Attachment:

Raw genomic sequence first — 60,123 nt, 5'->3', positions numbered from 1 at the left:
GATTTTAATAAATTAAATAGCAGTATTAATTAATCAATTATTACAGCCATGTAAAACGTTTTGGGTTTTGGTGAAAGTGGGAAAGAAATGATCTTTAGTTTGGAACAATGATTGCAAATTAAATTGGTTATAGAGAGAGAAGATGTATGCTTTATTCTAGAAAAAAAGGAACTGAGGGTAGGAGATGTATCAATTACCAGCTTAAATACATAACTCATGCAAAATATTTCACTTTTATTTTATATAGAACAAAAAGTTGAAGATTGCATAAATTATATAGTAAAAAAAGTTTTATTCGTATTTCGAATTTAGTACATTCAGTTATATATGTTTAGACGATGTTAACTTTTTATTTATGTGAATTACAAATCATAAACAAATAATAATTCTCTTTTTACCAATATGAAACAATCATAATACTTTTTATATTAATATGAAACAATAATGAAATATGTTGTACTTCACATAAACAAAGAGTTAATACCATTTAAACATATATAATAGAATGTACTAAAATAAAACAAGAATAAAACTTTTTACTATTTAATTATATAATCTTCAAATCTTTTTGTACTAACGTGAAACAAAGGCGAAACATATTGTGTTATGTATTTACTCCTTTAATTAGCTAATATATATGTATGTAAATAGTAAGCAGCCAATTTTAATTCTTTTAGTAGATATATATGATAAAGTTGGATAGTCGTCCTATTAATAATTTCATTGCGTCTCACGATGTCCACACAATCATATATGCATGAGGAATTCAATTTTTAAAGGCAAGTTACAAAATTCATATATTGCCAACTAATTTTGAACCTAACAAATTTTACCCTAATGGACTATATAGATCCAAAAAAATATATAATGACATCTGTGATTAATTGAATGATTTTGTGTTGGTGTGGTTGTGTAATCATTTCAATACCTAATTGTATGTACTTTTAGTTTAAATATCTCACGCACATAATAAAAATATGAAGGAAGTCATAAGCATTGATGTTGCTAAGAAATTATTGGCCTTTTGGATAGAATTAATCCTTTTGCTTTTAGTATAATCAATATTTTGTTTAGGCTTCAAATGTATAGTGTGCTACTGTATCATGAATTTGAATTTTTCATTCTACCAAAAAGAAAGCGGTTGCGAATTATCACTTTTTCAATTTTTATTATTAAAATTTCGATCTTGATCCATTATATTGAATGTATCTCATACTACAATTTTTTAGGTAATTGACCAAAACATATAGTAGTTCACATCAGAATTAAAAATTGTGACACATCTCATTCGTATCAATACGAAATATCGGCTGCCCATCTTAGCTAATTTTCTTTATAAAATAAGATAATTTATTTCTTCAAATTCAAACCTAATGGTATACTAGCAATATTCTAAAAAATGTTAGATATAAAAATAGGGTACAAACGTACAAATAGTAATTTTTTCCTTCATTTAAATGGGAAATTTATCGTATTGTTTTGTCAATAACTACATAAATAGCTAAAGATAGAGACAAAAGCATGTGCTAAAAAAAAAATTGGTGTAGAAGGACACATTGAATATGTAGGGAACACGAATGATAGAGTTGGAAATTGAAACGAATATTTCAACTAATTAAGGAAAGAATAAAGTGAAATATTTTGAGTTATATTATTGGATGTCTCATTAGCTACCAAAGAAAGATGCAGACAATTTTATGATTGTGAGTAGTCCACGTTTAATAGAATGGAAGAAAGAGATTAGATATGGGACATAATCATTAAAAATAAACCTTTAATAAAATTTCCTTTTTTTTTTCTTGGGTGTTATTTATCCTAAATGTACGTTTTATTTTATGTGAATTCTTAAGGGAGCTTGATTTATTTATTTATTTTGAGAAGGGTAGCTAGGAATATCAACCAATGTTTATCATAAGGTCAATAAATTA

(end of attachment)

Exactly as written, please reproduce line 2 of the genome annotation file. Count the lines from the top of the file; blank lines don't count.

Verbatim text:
GATTTTAATAAATTAAATAGCAGTATTAATTAATCAATTATTACAGCCATGTAAAACGTTTTGGGTTTTGGTGAAAGTGGGAAAGAAATGATCTTTAGTTTGGAACAATGATTGCAAATTAAATTGGTTATAGAGAGAGAAGATGTATGCTTTATTCTAGAAAAAAAGGAACTGAGGGTAGGAGATGTATCAATTACCAGCTTAAATACATAACTCATGCAAAATATTTCACTTTTATTTTATATAGAACAAAAAGTTGAAGATTGCATAAATTATATAGTAAAAAAAGTTTTATTCGTATTTCGAATTTAGTACATTCAGTTATATATGTTTAGACGATGTTAACTTTTTATTTATGTGAATTACAAATCATAAACAAATAATAATTCTCTTTTTACCAATATGAAACAATCATAATACTTTTTATATTAATATGAAACAATAATGAAATATGTTGTACTTCACATAAACAAAGAGTTAATACCATTTAAACATATATAATAGAATGTACTAAAATAAAACAAGAATAAAACTTTTTACTATTTAATTATATAATCTTCAAATCTTTTTGTACTAACGTGAAACAAAGGCGAAACATATTGTGTTATGTATTTACTCCTTTAATTAGCTAATATATATGTATGTAAATAGTAAGCAGCCAATTTTAATTCTTTTAGTAGATATATATGATAAAGTTGGATAGTCGTCCTATTAATAATTTCATTGCGTCTCACGATGTCCACACAATCATATATGCATGAGGAATTCAATTTTTAAAGGCAAGTTACAAAATTCATATATTGCCAACTAATTTTGAACCTAACAAATTTTACCCTAATGGACTATATAGATCCAAAAAAATATATAATGACATCTGTGATTAATTGAATGATTTTGTGTTGGTGTGGTTGTGTAATCATTTCAATACCTAATTGTATGTACTTTTAGTTTAAATATCTCACGCACATAATAAAAATATGAAGGAAGTCATAAGCATTGATGTTGCTAAGAAATTATTGGCCTTTTGGATAGAATTAATCCTTTTGCTTTTAGTATAATCAATATTTTGTTTAGGCTTCAAATGTATAGTGTGCTACTGTATCATGAATTTGAATTTTTCATTCTACCAAAAAGAAAGCGGTTGCGAATTATCACTTTTTCAATTTTTATTATTAAAATTTCGATCTTGATCCATTATATTGAATGTATCTCATACTACAATTTTTTAGGTAATTGACCAAAACATATAGTAGTTCACATCAGAATTAAAAATTGTGACACATCTCATTCGTATCAATACGAAATATCGGCTGCCCATCTTAGCTAATTTTCTTTATAAAATAAGATAATTTATTTCTTCAAATTCAAACCTAATGGTATACTAGCAATATTCTAAAAAATGTTAGATATAAAAATAGGGTACAAACGTACAAATAGTAATTTTTTCCTTCATTTAAATGGGAAATTTATCGTATTGTTTTGTCAATAACTACATAAATAGCTAAAGATAGAGACAAAAGCATGTGCTAAAAAAAAAATTGGTGTAGAAGGACACATTGAATATGTAGGGAACACGAATGATAGAGTTGGAAATTGAAACGAATATTTCAACTAATTAAGGAAAGAATAAAGTGAAATATTTTGAGTTATATTATTGGATGTCTCATTAGCTACCAAAGAAAGATGCAGACAATTTTATGATTGTGAGTAGTCCACGTTTAATAGAATGGAAGAAAGAGATTAGATATGGGACATAATCATTAAAAATAAACCTTTAATAAAATTTCCTTTTTTTTTTCTTGGGTGTTATTTATCCTAAATGTACGTTTTATTTTATGTGAATTCTTAAGGGAGCTTGATTTATTTATTTATTTTGAGAAGGGTAGCTAGGAATATCAACCAATGTTTATCATAAGGTCAATAAATTA